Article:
We have the paradox of a twelve-year-old boy who knows he is the Son of God.
Paradox again in Mary who gave birth to him but is nonetheless a virgin.
Joseph, too, is a paradox: a silent village craftsman who in his sleep receives visits and instructions from an angel.
In what the Gospel lets us see of this holy and most unusual family, there is much that is unstable and undesirable.
We first meet them homeless in Bethlehem.
We watch them escape into Egypt as refugees.
Today we see them as pilgrims, with Mary and Joseph terror-stricken as they search for the boy Jesus for three days.
When they finally find him in the Temple he tells them he doesn’t belong with them.

At that, the Gospel tells us Mary and Joseph did not understand him.
They have personally cared for this Man-Child for twelve years since his birth, but his mission, his mind and his message still seem mysterious for them.

Nonetheless, the Son of God returns with them to that famously “good-for-nothing” town of Nazareth and places himself under obedience to them.
Then, that is the last that the Gospel ever has to say of St. Joseph.
Jesus, Mary and Joseph.
We call them “The Holy Family.”
We admire them.
Yet, there is much in their experience as a family that we would never wish for our own families.
Despite that, they do show us the essential and great mission of every Christian family: to give glory to God and to serve the good of the human race.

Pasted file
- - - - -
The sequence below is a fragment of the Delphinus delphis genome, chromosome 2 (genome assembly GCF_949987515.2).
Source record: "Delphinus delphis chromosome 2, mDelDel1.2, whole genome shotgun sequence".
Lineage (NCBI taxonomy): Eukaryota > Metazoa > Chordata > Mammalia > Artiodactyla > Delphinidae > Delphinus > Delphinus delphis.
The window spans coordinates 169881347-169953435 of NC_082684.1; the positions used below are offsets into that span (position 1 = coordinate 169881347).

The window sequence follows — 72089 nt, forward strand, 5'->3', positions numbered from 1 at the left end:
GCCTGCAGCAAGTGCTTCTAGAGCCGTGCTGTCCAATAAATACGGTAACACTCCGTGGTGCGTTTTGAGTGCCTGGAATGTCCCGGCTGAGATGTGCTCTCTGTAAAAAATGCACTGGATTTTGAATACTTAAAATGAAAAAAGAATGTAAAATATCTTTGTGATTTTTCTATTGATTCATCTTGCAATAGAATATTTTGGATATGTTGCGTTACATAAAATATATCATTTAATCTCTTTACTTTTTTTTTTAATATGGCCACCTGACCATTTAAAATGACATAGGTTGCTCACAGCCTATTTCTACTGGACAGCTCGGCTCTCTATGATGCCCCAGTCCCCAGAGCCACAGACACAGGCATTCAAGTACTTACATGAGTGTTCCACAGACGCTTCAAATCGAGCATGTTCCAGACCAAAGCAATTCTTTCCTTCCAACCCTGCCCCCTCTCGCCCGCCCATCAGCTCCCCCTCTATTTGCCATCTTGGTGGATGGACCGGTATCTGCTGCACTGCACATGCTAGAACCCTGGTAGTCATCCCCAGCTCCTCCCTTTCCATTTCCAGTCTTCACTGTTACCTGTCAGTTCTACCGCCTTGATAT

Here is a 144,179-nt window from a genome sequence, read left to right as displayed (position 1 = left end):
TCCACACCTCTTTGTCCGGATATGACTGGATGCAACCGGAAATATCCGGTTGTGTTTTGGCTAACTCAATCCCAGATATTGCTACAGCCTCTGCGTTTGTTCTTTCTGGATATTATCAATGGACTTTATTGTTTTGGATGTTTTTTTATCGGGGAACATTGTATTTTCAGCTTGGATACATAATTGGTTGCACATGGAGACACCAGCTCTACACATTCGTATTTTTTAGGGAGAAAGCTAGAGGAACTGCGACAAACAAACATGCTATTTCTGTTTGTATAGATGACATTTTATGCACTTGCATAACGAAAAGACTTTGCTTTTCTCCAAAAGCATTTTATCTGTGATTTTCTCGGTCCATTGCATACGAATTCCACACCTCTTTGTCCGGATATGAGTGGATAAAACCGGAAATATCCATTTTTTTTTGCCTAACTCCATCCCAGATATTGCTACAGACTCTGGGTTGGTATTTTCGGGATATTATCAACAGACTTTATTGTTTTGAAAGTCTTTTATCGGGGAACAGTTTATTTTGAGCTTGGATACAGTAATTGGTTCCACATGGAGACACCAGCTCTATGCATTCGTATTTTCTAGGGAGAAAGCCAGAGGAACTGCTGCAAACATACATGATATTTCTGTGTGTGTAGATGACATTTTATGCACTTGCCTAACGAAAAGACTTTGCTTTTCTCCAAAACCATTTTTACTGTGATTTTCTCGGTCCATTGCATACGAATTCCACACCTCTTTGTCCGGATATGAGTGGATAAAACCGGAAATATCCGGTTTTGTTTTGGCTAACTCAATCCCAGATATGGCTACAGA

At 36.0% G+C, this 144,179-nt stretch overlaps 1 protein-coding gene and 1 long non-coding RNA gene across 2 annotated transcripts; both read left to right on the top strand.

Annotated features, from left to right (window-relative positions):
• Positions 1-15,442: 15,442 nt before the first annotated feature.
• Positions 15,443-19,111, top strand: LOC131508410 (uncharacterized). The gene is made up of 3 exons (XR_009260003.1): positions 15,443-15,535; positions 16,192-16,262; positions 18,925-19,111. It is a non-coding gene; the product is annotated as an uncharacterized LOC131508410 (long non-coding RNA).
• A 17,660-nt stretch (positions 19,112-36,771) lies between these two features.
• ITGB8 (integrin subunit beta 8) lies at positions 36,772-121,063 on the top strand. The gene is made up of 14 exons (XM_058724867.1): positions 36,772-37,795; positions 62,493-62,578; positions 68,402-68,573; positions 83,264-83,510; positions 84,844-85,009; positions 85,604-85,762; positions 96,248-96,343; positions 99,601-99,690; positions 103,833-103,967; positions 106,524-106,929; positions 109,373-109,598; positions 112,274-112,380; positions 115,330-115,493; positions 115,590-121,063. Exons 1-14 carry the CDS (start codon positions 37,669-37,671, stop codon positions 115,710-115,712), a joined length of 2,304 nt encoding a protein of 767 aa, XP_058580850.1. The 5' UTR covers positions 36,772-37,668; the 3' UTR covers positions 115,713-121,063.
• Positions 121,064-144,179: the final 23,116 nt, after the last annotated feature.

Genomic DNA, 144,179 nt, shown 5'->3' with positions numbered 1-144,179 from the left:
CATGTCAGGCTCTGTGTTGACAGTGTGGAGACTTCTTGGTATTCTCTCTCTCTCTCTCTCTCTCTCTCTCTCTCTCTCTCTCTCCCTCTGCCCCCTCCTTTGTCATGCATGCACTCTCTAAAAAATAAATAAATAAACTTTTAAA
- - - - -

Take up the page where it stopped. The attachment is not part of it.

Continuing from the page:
On the night that Christ was born of the Blessed Virgin Mary in the watchful care of St. Joseph— ON THE NIGHT THAT JESUS, MARY AND JOSEPH WERE BORN AS A FAMILY— an angel together with a great army from heaven sang of the mission that Jesus would serve: GIVE GLORY TO GOD, AND BRING THE PEACE OF GOD’S FAVOR TO ALL ON EARTH.
The Blessed Virgin Mary and St. Joseph join our Lord Jesus the Son of God to serve the glory of God and the good of the human race.
Today, you and I with all the angels and saints, together with Mary and Joseph— we have all come looking for Jesus here in the Church, his Father’s House … OUR Father’s House.
Like the Blessed Virgin Mary and St. Joseph, in our own lives we may meet with days and seasons of instability, homelessness, exile, terror, and mystery.
Yet one thing is always stable and sure.
Jesus makes a home for us in his own Father’s house.
That is for our eternal benefit and for the glory of the Father.
As he went down to Nazareth, and put himself under obedience to Mary and Joseph, so also in the Eucharist of his Body and Blood he comes down to the towns where we live, and he offers himself up in obedience for the glory of the Father and for our salvation.

That God Be Glorified in All